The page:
Updated: May 7, 2011 12:16AM
Diane McElroy, consumer affairs manager for ACH Foods, with locations in Chicago and Des Moines, and a test kitchen manager for baking/cooking contests, offers this advice for competition first-timers:
1. Expect stiff competition.
2. Do your homework. “Really understand the rules. If the rules call for ‘X’ number of cookies on a plate, be sure to have ‘X’ number of cookies. If you have to include a proof of purchase, include it. If you have to use a specific brand of flour, use it. If you have questions, contact contest sponsors beforehand. Don’t be disqualified for something preventable.”
3. Put it in writing. “Spend time developing a well-written recipe. You can have an absolutely spectacular entry, but still lose because of a poorly written recipe . . . Ask others to try to make your recipe following your instructions.”
4. Practice makes perfect. “Find a good recipe, and practice it until you get the technique perfect, until it’s second nature.”
5. Strive for balance. “It’s great to offer a recipe with a twist, but make certain the recipe is balanced, that it works together. For example, if you’re baking cinnamon rolls, it’s not just about cinnamon — the recipe needs to offer a sticky part, a yeasty part, sweetness, perfect texture and the shaping has to be perfect.”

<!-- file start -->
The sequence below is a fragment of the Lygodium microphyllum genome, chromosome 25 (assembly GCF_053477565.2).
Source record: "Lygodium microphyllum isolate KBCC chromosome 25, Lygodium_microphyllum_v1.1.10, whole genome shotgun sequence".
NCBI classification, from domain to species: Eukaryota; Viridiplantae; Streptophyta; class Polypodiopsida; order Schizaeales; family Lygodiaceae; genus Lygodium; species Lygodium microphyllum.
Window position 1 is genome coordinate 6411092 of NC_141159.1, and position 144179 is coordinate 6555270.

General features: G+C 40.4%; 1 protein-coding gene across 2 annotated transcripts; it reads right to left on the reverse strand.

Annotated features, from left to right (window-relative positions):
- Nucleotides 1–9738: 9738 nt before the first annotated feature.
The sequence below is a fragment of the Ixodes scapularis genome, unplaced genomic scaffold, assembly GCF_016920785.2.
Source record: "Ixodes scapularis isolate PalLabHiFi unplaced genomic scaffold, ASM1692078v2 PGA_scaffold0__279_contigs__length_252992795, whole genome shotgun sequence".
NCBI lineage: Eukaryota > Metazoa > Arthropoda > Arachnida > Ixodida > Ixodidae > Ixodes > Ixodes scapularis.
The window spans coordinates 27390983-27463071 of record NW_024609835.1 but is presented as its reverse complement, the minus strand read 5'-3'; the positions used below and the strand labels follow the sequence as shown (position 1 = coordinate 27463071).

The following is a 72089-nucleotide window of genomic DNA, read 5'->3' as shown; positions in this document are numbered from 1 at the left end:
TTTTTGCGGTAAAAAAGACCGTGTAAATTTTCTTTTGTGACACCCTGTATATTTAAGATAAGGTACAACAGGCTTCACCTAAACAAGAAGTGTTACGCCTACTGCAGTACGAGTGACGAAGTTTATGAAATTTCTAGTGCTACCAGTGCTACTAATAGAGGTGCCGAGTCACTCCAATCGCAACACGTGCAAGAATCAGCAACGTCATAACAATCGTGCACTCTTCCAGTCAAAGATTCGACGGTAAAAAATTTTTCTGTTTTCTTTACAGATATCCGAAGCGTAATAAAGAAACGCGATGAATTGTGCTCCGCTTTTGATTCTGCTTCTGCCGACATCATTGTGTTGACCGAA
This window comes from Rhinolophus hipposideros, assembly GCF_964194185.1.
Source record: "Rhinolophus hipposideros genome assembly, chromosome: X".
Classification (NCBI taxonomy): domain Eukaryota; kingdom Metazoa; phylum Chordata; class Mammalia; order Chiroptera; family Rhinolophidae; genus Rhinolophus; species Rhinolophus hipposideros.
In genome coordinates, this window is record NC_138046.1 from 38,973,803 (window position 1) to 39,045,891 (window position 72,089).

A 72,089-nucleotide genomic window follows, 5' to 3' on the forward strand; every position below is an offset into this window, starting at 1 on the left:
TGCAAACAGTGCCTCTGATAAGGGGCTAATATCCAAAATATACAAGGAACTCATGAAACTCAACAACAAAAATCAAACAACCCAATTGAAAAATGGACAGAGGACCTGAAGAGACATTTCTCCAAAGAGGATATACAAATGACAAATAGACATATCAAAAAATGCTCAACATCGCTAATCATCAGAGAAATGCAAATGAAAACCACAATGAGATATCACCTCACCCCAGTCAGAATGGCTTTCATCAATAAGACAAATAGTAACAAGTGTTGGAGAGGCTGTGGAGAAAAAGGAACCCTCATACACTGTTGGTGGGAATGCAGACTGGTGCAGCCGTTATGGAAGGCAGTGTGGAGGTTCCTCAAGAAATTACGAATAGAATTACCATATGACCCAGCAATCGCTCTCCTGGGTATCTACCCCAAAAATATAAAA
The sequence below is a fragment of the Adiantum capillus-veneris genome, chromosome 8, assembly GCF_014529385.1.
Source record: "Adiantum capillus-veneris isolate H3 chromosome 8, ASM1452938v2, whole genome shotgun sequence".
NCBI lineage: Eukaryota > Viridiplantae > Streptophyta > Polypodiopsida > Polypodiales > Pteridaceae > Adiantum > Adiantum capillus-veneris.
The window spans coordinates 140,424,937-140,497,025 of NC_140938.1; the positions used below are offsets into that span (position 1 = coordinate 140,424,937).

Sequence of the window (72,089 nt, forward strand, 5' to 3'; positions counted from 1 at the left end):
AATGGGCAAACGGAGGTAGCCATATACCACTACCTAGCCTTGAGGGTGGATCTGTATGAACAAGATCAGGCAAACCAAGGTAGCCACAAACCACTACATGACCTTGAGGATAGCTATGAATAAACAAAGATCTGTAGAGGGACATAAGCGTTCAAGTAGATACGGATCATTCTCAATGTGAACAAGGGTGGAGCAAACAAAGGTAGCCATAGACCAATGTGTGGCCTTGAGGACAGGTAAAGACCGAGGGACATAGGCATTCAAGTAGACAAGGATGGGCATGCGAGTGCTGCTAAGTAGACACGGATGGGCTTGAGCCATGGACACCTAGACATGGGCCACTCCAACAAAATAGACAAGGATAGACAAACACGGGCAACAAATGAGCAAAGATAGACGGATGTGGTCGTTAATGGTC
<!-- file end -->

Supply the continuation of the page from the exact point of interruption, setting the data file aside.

6. Visualize, visualize, visualize. “We eat with our eyes, so take the extra time to garnish your recipe and make its presentation beautiful.”
7. No time to skimp. “Spend money on the best, freshest and prettiest ingredients. Pretend you’re a food stylist . . . Practice your drizzling until it’s picture-perfect.”
8. Ask for candid feedback. “Seek honest evaluations from unbiased people, not just emotional feedback from your family. And be able to accept their constructive criticism (‘the lemon overpowers,’ ‘the nuts need to be toasted and crunchier’) and adapt your recipe accordingly.”
9. Just have fun.
Sandy Thorn Clark